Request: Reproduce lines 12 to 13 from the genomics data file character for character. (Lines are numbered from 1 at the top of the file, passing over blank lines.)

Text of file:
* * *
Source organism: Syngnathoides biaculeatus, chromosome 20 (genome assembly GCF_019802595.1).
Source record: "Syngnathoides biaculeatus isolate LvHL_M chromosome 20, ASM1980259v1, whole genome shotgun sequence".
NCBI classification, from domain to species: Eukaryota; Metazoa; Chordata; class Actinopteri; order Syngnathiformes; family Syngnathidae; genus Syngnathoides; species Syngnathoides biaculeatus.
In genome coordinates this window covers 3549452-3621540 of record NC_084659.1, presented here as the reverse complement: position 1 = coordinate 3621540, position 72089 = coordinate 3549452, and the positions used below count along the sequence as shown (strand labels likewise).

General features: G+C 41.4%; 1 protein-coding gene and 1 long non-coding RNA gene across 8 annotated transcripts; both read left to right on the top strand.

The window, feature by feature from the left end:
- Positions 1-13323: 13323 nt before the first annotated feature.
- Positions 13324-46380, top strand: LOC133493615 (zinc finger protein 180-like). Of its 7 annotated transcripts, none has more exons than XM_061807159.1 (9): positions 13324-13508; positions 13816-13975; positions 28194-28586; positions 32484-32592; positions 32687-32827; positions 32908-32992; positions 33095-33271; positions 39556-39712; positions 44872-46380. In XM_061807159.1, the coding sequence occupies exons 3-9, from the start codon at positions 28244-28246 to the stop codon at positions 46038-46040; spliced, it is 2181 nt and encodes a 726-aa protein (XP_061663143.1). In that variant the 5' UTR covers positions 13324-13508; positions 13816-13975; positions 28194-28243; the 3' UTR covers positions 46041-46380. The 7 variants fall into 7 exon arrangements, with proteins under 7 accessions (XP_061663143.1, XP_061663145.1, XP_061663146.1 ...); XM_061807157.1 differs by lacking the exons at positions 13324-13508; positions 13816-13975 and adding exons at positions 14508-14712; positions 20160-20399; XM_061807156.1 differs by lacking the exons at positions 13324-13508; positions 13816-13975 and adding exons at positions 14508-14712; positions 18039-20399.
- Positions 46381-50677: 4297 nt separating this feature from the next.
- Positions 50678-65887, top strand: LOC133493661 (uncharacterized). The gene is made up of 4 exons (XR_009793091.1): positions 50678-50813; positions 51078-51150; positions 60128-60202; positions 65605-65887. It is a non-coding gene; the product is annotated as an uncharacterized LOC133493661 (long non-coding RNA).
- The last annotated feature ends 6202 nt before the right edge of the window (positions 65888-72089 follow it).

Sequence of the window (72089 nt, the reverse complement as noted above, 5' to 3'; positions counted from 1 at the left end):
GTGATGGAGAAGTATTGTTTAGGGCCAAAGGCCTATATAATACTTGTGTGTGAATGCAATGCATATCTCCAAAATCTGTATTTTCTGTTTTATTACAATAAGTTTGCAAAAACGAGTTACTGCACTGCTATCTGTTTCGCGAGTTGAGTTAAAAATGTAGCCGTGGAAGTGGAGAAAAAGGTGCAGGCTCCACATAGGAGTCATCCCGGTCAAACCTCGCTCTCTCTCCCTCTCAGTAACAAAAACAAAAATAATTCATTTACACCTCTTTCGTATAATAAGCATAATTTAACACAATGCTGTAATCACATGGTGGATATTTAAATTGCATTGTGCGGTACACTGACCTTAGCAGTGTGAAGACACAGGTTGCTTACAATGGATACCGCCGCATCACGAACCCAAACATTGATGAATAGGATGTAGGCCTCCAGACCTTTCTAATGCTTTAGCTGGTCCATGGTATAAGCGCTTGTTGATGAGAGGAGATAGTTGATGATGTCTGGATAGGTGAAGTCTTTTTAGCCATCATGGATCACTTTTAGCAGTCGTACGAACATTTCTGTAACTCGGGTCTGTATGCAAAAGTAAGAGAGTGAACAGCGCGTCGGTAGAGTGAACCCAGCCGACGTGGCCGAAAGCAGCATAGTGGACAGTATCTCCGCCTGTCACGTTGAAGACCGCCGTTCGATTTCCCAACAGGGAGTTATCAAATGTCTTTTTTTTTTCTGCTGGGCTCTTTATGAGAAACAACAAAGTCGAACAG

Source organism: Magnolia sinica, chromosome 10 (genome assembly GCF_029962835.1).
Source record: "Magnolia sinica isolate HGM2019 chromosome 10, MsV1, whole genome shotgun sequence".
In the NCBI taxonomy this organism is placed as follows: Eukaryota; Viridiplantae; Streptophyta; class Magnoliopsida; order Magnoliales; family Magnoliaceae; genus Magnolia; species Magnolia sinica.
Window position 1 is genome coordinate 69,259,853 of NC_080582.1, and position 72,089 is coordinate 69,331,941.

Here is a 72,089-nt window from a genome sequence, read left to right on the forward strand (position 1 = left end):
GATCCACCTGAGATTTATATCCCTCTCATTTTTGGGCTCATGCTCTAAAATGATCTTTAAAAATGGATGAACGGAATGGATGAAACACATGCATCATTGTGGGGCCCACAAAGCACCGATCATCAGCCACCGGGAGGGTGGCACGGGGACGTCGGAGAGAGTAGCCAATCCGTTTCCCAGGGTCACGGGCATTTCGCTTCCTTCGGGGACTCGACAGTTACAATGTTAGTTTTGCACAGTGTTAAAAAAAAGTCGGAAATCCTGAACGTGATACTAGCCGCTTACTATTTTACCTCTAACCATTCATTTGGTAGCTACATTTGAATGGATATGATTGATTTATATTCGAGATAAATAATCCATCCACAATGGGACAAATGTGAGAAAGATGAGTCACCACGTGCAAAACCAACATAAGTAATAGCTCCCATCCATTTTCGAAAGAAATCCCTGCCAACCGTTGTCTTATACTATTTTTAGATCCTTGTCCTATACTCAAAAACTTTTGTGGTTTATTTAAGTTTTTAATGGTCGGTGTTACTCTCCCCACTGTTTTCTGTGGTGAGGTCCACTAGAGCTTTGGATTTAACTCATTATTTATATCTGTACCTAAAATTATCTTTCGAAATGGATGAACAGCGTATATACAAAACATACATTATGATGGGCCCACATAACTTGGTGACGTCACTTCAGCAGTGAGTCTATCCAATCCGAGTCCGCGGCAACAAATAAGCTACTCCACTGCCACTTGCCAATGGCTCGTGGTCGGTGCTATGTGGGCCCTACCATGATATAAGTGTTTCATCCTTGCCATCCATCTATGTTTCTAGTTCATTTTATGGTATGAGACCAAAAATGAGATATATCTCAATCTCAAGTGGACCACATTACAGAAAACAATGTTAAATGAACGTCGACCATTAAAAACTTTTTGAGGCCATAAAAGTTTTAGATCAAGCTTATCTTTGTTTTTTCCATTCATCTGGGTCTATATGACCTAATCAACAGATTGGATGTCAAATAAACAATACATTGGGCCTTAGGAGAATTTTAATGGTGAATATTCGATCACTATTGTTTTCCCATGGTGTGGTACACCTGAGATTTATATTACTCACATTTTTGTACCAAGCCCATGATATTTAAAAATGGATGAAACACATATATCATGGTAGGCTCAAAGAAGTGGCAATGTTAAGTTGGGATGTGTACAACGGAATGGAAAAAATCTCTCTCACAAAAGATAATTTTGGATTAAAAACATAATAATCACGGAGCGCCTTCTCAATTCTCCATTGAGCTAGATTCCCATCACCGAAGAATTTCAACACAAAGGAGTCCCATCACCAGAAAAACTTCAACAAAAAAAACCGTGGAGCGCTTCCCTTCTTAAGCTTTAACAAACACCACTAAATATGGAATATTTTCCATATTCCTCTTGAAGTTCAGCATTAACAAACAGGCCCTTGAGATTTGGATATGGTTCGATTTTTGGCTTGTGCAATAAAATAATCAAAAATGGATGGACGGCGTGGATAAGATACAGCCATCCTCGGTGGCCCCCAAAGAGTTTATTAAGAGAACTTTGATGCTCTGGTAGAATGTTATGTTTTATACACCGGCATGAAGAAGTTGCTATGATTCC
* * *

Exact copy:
Sequence of the window (72089 nt, the reverse complement as noted above, 5' to 3'; positions counted from 1 at the left end):
GTGATGGAGAAGTATTGTTTAGGGCCAAAGGCCTATATAATACTTGTGTGTGAATGCAATGCATATCTCCAAAATCTGTATTTTCTGTTTTATTACAATAAGTTTGCAAAAACGAGTTACTGCACTGCTATCTGTTTCGCGAGTTGAGTTAAAAATGTAGCCGTGGAAGTGGAGAAAAAGGTGCAGGCTCCACATAGGAGTCATCCCGGTCAAACCTCGCTCTCTCTCCCTCTCAGTAACAAAAACAAAAATAATTCATTTACACCTCTTTCGTATAATAAGCATAATTTAACACAATGCTGTAATCACATGGTGGATATTTAAATTGCATTGTGCGGTACACTGACCTTAGCAGTGTGAAGACACAGGTTGCTTACAATGGATACCGCCGCATCACGAACCCAAACATTGATGAATAGGATGTAGGCCTCCAGACCTTTCTAATGCTTTAGCTGGTCCATGGTATAAGCGCTTGTTGATGAGAGGAGATAGTTGATGATGTCTGGATAGGTGAAGTCTTTTTAGCCATCATGGATCACTTTTAGCAGTCGTACGAACATTTCTGTAACTCGGGTCTGTATGCAAAAGTAAGAGAGTGAACAGCGCGTCGGTAGAGTGAACCCAGCCGACGTGGCCGAAAGCAGCATAGTGGACAGTATCTCCGCCTGTCACGTTGAAGACCGCCGTTCGATTTCCCAACAGGGAGTTATCAAATGTCTTTTTTTTTTCTGCTGGGCTCTTTATGAGAAACAACAAAGTCGAACAG